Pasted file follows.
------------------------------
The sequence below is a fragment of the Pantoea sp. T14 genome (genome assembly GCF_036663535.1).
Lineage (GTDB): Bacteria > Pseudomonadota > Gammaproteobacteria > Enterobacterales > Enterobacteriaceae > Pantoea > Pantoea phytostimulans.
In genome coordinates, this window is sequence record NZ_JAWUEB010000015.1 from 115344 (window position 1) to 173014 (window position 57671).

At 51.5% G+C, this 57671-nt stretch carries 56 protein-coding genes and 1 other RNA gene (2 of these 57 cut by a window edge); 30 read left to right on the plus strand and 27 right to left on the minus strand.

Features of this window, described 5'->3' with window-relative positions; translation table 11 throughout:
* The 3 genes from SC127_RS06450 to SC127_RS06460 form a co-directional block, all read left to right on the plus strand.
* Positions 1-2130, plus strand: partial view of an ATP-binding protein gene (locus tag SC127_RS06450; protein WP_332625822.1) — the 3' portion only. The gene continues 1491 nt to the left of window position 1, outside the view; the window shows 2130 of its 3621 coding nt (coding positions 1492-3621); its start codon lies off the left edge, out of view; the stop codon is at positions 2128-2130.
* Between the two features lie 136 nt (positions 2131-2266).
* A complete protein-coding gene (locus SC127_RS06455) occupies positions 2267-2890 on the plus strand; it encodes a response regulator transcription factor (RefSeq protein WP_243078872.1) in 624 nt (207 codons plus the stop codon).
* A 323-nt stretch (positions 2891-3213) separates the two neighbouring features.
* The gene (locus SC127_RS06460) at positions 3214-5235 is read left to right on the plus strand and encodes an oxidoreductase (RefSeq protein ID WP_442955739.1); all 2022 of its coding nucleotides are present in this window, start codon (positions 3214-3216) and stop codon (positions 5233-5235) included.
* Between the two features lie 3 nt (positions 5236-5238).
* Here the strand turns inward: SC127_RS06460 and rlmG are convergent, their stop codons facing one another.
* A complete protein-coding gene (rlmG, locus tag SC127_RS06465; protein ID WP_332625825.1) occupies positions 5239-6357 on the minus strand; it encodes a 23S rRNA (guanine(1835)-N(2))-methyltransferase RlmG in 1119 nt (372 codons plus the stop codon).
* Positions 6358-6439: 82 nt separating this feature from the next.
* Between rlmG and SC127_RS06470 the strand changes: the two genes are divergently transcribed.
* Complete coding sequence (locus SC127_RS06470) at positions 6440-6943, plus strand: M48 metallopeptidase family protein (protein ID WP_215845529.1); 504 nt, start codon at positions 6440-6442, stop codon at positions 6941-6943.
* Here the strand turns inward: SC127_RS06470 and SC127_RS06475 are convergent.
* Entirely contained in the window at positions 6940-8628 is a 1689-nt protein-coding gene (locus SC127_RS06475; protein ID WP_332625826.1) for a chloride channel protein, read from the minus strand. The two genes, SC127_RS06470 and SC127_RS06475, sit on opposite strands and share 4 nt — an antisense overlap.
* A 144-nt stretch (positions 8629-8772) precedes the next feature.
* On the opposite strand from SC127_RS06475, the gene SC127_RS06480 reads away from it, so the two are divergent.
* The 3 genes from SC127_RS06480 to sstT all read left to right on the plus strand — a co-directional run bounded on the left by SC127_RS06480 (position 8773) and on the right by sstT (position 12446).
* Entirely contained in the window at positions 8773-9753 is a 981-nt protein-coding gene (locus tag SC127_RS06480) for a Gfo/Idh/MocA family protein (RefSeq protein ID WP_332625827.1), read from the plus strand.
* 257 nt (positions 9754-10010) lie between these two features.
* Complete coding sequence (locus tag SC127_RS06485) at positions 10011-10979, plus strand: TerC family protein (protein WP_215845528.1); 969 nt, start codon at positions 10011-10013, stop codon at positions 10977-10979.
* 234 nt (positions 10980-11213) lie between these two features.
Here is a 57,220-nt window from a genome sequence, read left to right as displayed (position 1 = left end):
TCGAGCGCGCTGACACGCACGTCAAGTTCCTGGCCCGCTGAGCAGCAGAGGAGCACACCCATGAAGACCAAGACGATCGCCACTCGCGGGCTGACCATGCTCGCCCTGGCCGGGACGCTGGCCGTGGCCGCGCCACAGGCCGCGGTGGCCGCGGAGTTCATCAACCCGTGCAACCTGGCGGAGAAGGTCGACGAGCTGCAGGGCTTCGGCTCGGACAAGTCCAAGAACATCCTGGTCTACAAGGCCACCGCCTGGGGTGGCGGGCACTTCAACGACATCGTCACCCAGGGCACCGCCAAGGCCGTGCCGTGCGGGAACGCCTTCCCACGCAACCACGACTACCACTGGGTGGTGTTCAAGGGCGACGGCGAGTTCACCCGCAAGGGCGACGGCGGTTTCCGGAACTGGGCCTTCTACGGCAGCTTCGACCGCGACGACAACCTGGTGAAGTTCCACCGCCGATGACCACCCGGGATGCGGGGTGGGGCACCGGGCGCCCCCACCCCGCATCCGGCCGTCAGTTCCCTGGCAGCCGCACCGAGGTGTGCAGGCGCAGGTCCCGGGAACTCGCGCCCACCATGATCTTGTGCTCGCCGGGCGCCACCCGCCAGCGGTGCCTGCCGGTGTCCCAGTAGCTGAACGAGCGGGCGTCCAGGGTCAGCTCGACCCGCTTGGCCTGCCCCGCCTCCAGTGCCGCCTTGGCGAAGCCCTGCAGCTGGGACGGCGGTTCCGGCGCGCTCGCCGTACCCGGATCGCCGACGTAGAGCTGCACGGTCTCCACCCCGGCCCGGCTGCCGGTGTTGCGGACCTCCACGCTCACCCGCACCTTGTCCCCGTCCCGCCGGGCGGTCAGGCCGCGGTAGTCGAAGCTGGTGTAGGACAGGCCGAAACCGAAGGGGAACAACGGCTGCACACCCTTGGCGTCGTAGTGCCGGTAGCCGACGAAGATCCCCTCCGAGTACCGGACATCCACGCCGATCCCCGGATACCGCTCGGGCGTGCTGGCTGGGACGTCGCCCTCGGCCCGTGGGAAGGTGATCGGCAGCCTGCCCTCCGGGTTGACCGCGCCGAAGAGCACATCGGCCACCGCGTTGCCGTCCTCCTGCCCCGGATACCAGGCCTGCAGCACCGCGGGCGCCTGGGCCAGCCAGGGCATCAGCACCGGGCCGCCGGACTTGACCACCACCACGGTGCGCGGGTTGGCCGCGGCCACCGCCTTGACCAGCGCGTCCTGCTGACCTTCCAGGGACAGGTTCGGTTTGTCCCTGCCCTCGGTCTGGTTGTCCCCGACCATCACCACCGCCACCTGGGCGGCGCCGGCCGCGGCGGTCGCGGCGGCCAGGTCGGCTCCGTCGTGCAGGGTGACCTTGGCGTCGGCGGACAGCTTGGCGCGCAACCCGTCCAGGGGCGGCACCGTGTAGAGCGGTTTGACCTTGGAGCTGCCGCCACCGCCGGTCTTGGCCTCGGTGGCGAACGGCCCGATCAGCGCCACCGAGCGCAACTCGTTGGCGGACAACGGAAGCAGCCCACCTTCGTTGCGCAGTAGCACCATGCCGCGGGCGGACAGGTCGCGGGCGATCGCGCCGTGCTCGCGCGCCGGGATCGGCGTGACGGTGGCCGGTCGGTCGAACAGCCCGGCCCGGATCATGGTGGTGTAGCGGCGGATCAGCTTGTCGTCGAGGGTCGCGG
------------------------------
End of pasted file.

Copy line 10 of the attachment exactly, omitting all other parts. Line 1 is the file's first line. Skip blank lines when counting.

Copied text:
* A 323-nt stretch (positions 2891-3213) separates the two neighbouring features.